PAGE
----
Single in Sandpoint: Alpha mom’s weekend

By Scarlette Quille

As a mother, there is really no limit to the things that I have subjected myself to for the sake of my children. Wiping tears and asses is really just the tip of the iceberg — an initiation of sorts into the life long journey of being a mother. Yes, lifelong. I am here to tell you that the amount of strange and inconceivable activities you will endure as a mother does not stop at the age of 18. A mother’s love is the only explanation I have for how I found myself on a college campus attending a sorority-sponsored event: Moms’ Weekend. Yes, you read that correctly, my daughter is in a sorority. 

Like many of you who may have grown up in the ‘90s, or watched “Revenge of the Nerds” in your formative years, I have a preconceived notion of what sorority life is all about: Female college students choosing participate in a process involving a series of embarrassing public rituals including but not limited to things like streaking, singing, dancing and perhaps flogging of some sort. All to appease a group of previously initiated “sisters” who live in a house together. 

After pledging one’s life and dignity to the sisterhood you partake in more secret rituals, ultimately earning the privilege of living in a house with approximately 50 other women where daily life involves wearing matching shirts and accessories with Greek letters on them, participating in daily pillow fights and recklessly consuming alcohol at frat parties. I’m not saying that I had the facts straight. You can imagine my surprise when my own flesh and blood who was nursed on feminism, and already has several sisters, was interested in joining one. And admittedly I encouraged her.

Apparently sororities have changed over the years, or maybe the media interpretation was skewed? I don’t know. What I do know is that at my daughter’s college sorority members do not have a traditional house. Her “recruitment” did not involve nudity or flogging, and her sorority activities usually involve meetings and charity work. As a mother, the idea that she would meet new people and develop an extended support network appealed to me. I was not aware at the time that encouraging her would eventually lead to her asking me to attend a sorority sponsored event they call “Moms’ Weekend.”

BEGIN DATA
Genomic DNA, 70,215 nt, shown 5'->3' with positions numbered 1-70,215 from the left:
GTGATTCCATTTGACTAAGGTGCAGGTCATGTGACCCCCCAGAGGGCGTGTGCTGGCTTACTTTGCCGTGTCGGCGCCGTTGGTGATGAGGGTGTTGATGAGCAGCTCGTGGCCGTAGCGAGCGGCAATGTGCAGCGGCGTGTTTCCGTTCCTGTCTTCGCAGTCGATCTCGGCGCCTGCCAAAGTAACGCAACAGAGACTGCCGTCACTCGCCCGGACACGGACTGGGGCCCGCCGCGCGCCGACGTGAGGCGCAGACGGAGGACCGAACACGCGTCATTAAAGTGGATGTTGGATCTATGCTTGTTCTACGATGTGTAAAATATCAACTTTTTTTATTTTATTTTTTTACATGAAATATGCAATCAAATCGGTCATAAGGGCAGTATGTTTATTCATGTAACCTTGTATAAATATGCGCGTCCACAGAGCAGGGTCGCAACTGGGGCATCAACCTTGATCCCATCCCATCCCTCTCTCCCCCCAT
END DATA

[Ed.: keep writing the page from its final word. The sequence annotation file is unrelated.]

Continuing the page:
I didn’t want to disappoint her – or worse, admit to her – that I have been secretly waiting for an opportunity to go back to college, even if it was just for a weekend. I said yes, and then immediately regretted it. What was I thinking? There is no way any sorority moms would accept me into their fold. These women were probably alumni, with their own hard earned Greek Alphabet credentials. I imagined spending a weekend surrounded by a group of uber-moms gifted in the realm of small talk, and giving botox-enhanced side eyes to convey emotion.  My daughter emailed me our itinerary, basically we had the option  to attend a canvas-painting party, brunch and a ice cream social. WHAT? I was immediately disappointed. What about the pillow fighting? What about the FRAT parties? How was I going to impress her new sisters? Sure, I am a professional artist, so  I would clearly nail the weird sober group painting activity, but I’ve never been great at maintaining appropriate behavior in structured social events.  

Turns out my daughter had a few tricks up her sleeve. Looking back, I think she was purposely torturing  me by sending that itinerary, just to test my love and dedication to her. We skipped the ice cream social. Instead, my daughter decided to surprise me by taking me to a tattoo shop where she had the year I was born tattooed onto her elbow. I cried like some moms might cry from a Hallmark Card. We did the painting thing, and together we received a heavy amount of side eye. I suppose some moms were surprised to see my freshly-tattooed child. I took the heat off her by commenting  that we should have brought a flask to the function. That was enough to transfer the judgment from her to me, as clearly she came by her questionable behavior from her mother.  

Next on the agenda was a house party. This was the opportunity I had been waiting for. The party was at a sorority sister’s house, and there were moms and daughters in attendance. Everyone was wearing matching shirts and drinking. It was exactly what I imagined sorority life would be like. Yes, there were a few uptight moms there. I was uncharacteristically quiet at first, but it wasn’t until one of the sisters broke out an amazing new party accessory, the chambong, that I allowed my inner light to shine. For those of you who haven’t been to college lately, a chambong is like a beer bong but made out of delicate glass for “champagne-bonging.” I was made for this activity. The chambong-holding sister asked “Who wants to break it in?” Both my daughter and I raised our hands with out even making eye contact with each other.  It’s sort of a blur after a few chambongs and Fireball shots, but I think the other moms were adequately impressed with our performance. I only recall horrifying my daughter once as she vaguely disapproved of me demonstrating to her sorority sisters a step-by-step lesson on folding a bar towel into the perfectly-sculpted penis. 

I suppose the big take-away from the weekend, besides a raging champagne headache, is that I have always been wrong about sororities. Sororities are about bringing women together to do good things for the community and creating a support system for members who are new to being on their own. Let’s face it, sometimes the best kind of community service involves chambonging with your mom. I’m bringing grandma next time.



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